Corporate Cash Hoarding and The Great Recession
|March 14th, 2011||
|Contributed by: Michael R. Levin, The Activist Investor|
|How badly could the US economy could have used almost $1 trillion in spending and investment last year?|
Blame abounds for the previously-dead-but-only-slowly-reviving economy: profligate Wall Street, a confused Federal Reserve, strapped consumers, and of course the clueless White House. How about US corporations and their leaders? They oversee a cash “hoard” (to use the term from Alan Reynolds recent Wall Street Journal op-ed “The Myth of Corporate Cash Hoarding”) that dwarfs the infrastructure and tax cut plans bandied about last year, and handily exceeds the 2009 stimulus package.
Yet, risk averse corporate executives sit on that cash, too scared to spend it. Then, they turn reckless, and these days wait expectantly to spend (or waste) that cash on value-destroying but ego-feeding mergers and acquisitions. To see this, merely think about their corporate balance sheets as we smart investors do.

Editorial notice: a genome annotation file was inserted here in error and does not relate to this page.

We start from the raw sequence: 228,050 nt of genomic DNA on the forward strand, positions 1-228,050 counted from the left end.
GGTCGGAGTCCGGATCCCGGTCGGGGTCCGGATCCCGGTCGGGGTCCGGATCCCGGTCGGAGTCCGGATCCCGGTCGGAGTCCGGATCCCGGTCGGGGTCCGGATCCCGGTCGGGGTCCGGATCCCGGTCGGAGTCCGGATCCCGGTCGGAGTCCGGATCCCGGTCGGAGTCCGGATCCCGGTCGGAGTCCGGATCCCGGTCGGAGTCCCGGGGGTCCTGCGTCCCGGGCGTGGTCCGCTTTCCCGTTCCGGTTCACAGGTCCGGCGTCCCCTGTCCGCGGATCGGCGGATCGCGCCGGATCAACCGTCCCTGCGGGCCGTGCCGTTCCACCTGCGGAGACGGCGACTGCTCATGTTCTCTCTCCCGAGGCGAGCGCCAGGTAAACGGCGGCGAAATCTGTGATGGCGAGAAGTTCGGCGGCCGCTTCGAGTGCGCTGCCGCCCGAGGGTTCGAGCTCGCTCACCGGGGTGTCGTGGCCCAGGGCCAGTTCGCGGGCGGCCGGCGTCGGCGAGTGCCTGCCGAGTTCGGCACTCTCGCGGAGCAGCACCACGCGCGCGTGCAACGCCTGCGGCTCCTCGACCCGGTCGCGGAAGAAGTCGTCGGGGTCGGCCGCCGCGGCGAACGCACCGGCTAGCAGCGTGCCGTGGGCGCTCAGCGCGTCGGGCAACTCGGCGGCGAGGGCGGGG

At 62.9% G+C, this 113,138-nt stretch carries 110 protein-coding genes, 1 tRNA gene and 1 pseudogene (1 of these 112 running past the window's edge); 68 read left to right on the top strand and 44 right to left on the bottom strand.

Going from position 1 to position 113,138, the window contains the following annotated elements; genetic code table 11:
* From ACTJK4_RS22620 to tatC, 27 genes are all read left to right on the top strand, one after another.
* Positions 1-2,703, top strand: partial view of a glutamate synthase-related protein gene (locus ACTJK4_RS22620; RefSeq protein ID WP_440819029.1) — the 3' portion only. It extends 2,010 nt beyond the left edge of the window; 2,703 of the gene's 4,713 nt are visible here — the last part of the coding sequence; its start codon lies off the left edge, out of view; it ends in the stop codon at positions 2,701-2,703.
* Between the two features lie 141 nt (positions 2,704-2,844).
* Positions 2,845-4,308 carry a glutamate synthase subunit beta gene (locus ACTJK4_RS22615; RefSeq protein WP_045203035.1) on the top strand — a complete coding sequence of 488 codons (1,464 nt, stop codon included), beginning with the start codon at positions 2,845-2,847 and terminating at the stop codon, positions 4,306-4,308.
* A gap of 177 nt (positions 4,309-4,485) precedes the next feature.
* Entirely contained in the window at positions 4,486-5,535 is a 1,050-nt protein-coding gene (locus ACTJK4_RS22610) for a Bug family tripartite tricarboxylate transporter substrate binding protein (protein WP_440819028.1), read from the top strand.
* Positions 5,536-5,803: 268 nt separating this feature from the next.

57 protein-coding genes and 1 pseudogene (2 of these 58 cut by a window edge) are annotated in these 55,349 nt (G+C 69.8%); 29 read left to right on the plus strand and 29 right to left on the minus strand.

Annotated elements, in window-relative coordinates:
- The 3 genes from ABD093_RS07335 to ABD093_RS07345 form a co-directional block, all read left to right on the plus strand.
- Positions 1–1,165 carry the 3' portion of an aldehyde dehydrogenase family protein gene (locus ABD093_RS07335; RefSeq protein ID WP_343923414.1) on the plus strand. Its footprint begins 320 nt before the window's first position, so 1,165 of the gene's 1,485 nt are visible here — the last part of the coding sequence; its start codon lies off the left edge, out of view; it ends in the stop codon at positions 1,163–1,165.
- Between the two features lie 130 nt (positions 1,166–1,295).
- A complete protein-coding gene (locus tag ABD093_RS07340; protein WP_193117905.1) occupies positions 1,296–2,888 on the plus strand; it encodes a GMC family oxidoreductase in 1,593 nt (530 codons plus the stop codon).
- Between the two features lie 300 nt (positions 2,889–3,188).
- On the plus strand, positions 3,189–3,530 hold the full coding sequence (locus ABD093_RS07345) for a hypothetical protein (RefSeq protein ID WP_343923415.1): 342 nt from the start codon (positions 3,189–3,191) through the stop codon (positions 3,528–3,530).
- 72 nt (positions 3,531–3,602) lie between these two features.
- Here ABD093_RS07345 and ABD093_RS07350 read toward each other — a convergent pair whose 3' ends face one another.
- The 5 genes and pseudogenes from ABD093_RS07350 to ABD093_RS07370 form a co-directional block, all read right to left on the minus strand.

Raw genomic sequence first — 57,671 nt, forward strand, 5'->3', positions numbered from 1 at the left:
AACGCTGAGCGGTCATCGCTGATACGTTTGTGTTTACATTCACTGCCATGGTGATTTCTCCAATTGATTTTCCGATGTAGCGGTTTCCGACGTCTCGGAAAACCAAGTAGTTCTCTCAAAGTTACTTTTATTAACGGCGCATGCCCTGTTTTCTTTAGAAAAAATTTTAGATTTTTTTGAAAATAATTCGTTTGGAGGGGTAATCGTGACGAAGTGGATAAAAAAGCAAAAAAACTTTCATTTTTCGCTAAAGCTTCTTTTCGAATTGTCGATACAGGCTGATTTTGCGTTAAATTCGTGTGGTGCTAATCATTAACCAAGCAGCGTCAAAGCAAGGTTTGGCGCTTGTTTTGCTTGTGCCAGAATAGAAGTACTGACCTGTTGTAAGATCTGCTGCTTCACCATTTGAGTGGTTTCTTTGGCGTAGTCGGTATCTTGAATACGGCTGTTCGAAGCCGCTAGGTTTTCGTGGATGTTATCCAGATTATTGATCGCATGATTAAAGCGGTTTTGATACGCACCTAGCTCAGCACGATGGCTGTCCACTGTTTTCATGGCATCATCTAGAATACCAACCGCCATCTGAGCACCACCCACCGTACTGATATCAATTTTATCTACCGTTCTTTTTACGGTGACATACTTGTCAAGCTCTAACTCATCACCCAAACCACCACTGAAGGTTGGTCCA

Corporations have two reasons to hold cash:
1. to fund fluctuations in daily, weekly, or monthly operations
2. to invest: in research and development, in growth.
Investors widely believe that risk averse managers routinely keep much more operational cash than makes economic sense. CEOs worry, needlessly, that they require many months’ worth of reserves when at most several weeks’ worth will do.
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